2016 sees the 350th anniversary of the Great Fire of London and throughout this momentous year, City of London institutions are marking it through a season of specially curated events. The first two Halls of the Plaisterers’ Company were sadly destroyed by fire. The first, located on the corner of Addle Street and Philip Lane was consumed by the Great Fire of 1666. The second, which was built from the of Sir Christopher Wren in 1669 was destroyed by yet another fire in 1882. The Great Fire began on 2nd September 1666 in a bakery on Pudding Lane and raged on for three days. It consumed 13,200 houses, 87 parishes, St Paul’s Cathedral and many other civic buildings until only one-fifth of the city remained and hundreds of thousands left destitute. The Great Fire changed the cityscape of London indelibly.

From 30th August to 4th September, the Square Mile and beyond will be brought to life through a variety of art installations, performances, and talks that will provide a contemporary perspective on a significant point in the country’s history. The London’s Burning festival, produced by the Artichoke Trust, is a series of engaging events across the city to commemorate the 350th anniversary of the Great Fire of London.

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Here are some key events to look forward to:

Fancy a game of life-size dominoes? You could be one of 600 volunteers required for the setup of this sculptural performance. 26,000 breezeblocks dominoes will be lined up along the Square Mile. Once the first block is tipped, the route will split into three, following the paths the Great Fire took through the City. Setup will be from 3pm and start at 6.30pm, 3rd September.

One of France’s most predominant street art groups, Compagnie Carabosse will be transforming the front lawn of the Tate Modern into a Fire Garden. Experience fire like never before with burning structures and flickering candles. Live music will also accompany the spectacle from 8pm-11pm, 1-3 September.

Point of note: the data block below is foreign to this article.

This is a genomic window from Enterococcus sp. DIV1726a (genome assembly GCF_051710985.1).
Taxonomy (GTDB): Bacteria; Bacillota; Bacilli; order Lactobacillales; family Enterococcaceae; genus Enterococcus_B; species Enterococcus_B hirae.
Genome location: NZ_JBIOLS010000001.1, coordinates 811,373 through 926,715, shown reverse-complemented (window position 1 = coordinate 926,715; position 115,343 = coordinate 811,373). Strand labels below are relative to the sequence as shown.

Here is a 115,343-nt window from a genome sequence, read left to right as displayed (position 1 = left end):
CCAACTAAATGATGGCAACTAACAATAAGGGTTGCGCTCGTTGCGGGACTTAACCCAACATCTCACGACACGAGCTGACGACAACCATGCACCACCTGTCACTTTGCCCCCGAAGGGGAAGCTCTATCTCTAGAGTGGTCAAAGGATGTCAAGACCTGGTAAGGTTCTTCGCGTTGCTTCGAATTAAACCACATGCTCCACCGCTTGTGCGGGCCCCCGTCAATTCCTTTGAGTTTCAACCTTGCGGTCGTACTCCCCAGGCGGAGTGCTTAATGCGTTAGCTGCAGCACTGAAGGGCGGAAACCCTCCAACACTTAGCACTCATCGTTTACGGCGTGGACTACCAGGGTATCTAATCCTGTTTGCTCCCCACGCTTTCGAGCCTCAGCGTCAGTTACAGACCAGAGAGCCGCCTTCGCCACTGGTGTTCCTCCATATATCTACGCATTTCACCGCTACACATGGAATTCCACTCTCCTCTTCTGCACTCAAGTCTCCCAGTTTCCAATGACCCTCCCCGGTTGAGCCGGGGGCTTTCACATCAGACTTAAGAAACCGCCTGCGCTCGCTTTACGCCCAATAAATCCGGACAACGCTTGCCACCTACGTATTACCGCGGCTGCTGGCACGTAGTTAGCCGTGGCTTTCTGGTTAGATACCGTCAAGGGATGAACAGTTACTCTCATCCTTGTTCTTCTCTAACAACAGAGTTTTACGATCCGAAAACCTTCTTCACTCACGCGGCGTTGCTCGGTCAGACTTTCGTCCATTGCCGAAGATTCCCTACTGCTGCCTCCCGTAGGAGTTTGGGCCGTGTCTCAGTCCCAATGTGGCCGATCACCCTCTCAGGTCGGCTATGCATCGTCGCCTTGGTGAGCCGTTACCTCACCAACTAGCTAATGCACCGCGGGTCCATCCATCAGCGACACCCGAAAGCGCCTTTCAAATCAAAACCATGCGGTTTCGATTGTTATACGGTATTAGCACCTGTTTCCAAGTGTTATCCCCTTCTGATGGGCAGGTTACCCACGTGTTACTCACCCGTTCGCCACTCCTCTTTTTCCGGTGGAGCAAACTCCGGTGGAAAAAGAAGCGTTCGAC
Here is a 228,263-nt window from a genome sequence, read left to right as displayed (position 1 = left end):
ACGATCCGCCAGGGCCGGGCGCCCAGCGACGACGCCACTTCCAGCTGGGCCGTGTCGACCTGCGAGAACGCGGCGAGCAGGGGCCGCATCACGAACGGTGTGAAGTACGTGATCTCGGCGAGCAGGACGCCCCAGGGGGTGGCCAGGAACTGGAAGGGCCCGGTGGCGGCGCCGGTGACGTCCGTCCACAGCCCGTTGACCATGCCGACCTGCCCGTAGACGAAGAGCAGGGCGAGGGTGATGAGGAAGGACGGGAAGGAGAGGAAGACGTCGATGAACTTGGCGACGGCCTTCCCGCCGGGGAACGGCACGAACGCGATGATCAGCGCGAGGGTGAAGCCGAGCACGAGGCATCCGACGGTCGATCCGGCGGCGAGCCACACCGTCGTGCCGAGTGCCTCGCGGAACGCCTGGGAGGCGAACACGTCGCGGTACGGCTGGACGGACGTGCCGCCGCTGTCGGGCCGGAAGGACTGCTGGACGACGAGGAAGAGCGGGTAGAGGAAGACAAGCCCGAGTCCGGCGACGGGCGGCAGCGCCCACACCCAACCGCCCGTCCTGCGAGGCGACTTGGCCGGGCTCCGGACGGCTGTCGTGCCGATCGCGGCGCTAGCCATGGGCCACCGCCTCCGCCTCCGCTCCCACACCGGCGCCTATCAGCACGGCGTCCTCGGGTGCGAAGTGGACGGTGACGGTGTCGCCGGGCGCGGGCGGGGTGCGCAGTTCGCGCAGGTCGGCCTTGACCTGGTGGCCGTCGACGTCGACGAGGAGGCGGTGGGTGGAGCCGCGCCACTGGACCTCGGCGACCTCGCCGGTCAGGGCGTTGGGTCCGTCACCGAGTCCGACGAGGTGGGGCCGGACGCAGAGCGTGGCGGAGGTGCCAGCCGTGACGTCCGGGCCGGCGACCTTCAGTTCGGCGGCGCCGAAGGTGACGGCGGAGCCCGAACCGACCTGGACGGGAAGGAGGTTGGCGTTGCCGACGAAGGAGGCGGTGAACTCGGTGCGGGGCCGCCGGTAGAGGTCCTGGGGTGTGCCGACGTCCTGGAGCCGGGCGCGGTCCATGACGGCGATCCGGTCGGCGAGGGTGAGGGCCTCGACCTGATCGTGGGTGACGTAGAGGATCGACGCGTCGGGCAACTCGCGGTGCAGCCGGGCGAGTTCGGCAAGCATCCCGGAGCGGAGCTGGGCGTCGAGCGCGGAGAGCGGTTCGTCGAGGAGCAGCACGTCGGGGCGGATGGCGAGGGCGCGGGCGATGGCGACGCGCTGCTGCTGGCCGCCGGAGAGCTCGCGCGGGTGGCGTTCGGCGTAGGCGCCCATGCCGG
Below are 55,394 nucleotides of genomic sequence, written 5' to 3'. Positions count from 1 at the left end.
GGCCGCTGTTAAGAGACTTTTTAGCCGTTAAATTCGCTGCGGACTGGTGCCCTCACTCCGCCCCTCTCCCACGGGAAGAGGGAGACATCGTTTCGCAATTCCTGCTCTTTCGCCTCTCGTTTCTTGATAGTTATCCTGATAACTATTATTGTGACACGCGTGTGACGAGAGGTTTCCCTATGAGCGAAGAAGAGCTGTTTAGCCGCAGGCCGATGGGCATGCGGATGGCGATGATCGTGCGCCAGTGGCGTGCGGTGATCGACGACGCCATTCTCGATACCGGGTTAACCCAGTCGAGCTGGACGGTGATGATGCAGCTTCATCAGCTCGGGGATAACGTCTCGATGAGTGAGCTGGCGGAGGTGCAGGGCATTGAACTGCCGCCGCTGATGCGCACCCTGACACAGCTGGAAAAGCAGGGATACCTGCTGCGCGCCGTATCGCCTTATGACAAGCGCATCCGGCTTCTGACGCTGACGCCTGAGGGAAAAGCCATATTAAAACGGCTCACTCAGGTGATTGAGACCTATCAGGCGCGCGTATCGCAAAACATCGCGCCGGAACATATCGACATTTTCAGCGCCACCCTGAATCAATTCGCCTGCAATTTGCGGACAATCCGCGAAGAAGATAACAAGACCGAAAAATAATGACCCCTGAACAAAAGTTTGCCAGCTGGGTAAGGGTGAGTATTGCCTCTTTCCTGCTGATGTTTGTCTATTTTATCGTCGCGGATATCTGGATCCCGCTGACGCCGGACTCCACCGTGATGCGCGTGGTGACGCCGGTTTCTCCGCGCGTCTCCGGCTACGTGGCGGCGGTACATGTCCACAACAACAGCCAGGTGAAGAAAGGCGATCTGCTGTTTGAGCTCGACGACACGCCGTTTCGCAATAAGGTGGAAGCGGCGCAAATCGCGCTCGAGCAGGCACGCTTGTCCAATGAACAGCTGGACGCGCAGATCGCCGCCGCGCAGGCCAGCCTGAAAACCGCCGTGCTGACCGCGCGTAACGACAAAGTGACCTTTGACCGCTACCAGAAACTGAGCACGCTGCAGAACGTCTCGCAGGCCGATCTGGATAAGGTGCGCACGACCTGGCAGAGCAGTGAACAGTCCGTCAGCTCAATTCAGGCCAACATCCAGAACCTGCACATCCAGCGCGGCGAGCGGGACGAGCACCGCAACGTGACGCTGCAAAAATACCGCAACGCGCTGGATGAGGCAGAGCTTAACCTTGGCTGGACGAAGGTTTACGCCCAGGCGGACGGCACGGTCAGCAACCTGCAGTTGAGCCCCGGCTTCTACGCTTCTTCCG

Join Fire investigator Peter Mansi for an enlightening talk covering the forensics of the Great Fire at the Museum of London. He will discuss how events would have turned out differently if modern science and technology were available at the time. Part of an ongoing series of free lectures, 3pm, 7th September.


The Great Fire of 1666 consumed the medieval St Paul’s Cathedral, where Sir Christopher Wren’s Baroque masterpiece now stands. St Paul’s Cathedral will be open late for two evenings for the festival. The public will be able to take photos [usually not allowed] in the atmospheric settings of the Cathedral floor and Crypt as well as view objects scorched by the fire in their Out of the Fire Exhibition. Tickets are £10 with booking in advance recommended; 6pm-9pm on 2-3 September.

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For one of the biggest events of the festival, the public will be able to see a 120m wooden sculpture of London be set alight on the River Thames. Designed by American burn artist David Best in collaboration with Artichoke and working with children and young people from five boroughs, London 1666 is an epic representation of 17th century London. The grand-scale sculpture will be set afloat on the Thames between Blackfriars and Waterloo Bridges and then alight from 6pm on Sunday 4th September. You can also watch the live stream event here.

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For further information about the London’s Burning Festival and other Great Fire 350 events please visit the website.